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# leds.strip lights?

22 inch long strip surrounding an exhaust tip.want an led every inch.my main prob is i dont know how physically big is an led.5 mm?3mm?dime? pencil eraser?that odd looking mole on my....,well you know. how big are the darn things?also,do i put a resistor every 2 or 3 bulbs according to volts and ohms and such or one really badass resistor at the begining.next ,the resistor drops voltage for the following leds in line.if the led in front is getting proper watts or voltage,then the one after that is getting less and so on,isnt it?i dont know help?

## Comments

10 years ago

i still dont understand about required resistors.i have read about resistors.i know i need em,just dont know if i put resistor,led,led,led,led,resistor,led,led,led,led and so on.if i have the required amount of juice at the begining of the first group of leds,then how much juice will be going into second resistor....or maybe i should run a second power wire past first group to next resistor\led group[parallel] and so on .seems simplest to me.guess ill do it that way.just involves a little more wire.5 leads or so,each one longer than the one before it.appreciate the answer.

10 years ago

So, look at it this way - an led is essentially a short circuit (they have some resistance but very little). V=IR.

Volts = amps * resistance. if you put 1 volt across a 1 ohm resistor you'll get 1 amp of current. If you put 2 volts across 1 ohm resistor you'll get 2 amps forcing their way through.

Now let's look at it another way: No resistor. The voltage drop of an arbitrary led, say 3 volts. After that voltage drop, it's essentially a short circuit. The diode element is saturated and fully conducting. If you feed it EXACTLY 3 volts, then its internal resistance makes it draw the correct amount of current of say 20 mA (.002 amps). Then something goofy happens: if you feed it 3.1 volts, thats .1 volts at nearly zero resistance which as you saw before causes a spike in current. Since the resistance is so low, the amperage jump is VERY high. THIS is what destroys leds. If you hook it up to say 12 volts, then its 3 volts dropped (fine) and 9 volts at nearly zero resistance = multiple amps of current = cooked led.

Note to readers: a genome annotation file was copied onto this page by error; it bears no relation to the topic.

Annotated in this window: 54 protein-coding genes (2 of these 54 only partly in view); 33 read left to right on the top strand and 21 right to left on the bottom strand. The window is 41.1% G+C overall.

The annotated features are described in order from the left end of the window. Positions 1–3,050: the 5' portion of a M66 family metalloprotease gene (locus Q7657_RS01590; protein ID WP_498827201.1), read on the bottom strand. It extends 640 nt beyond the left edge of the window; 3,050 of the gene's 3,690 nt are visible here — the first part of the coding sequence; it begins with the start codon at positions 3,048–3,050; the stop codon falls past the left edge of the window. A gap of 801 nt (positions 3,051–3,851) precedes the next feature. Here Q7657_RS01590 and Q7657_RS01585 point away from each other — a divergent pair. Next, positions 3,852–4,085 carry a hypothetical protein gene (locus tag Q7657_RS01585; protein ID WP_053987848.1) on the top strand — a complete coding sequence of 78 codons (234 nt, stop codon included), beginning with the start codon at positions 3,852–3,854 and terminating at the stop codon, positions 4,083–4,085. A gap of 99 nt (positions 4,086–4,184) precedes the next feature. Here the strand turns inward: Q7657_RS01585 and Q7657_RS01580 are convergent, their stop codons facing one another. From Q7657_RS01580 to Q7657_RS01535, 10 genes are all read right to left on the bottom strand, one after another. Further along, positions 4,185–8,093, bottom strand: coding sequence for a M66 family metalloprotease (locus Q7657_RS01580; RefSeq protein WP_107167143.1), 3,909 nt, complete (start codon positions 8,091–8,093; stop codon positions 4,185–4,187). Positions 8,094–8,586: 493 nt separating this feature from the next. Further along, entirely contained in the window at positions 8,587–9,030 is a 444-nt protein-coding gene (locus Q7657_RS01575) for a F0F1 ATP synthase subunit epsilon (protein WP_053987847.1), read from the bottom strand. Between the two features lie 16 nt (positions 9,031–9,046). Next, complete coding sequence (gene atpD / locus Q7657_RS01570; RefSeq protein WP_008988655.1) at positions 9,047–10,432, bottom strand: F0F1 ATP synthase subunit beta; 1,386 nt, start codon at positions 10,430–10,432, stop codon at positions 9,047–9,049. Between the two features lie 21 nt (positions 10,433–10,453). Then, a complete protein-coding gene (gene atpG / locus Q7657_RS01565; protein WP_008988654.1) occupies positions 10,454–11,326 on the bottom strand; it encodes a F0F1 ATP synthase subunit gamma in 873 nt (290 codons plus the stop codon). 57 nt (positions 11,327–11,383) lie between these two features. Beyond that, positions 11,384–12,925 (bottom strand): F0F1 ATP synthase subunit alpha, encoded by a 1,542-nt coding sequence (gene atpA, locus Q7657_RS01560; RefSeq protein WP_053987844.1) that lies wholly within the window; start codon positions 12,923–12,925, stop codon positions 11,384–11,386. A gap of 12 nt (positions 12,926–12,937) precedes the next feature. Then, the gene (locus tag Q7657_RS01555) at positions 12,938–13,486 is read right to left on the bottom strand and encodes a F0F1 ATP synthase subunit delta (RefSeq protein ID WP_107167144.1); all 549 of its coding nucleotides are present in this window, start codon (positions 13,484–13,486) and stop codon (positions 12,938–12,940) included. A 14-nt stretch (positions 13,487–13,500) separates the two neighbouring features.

Enter the resistor. Since it has a non-zero resistance that is relatively constant over the operational temperature spectrum, it will ALWAYS drop the same voltage, and/or ALWAYS let the same amount of current through (at a given voltage). This makes our circuit safer because if we go over in voltage, the circuit won't see 'nearly zero' ohms, it will see whatever the resistor is. This prevents that astronomically high amperage spike when even a small over-voltage occurs.

What does the resistor do with that voltage? The energy has to go somewhere -- newton said so -- turns out it's heat. SO another way to look at it is you want the bare minimum resistors as they use up energy (defeating the purpose of high efficiency LED lighting). You want as many LED's as possible in series to drop the voltage, and then a resistor at the end to use up the last of the juice.

Odds are in a car application you're getting around 14 volts (from the 12V system). That means you can have 4 3 volt leds in series and a resistor designed to drop the remaining 2 volts at .02 amps (20 miliamps). I recommend using an led calculator.

If you need assistance knowing how big a 5mm, 3mm or 'other' size led is, I cannot help you there. That's one of those things you'll have to RESEARCH and perhaps even READ.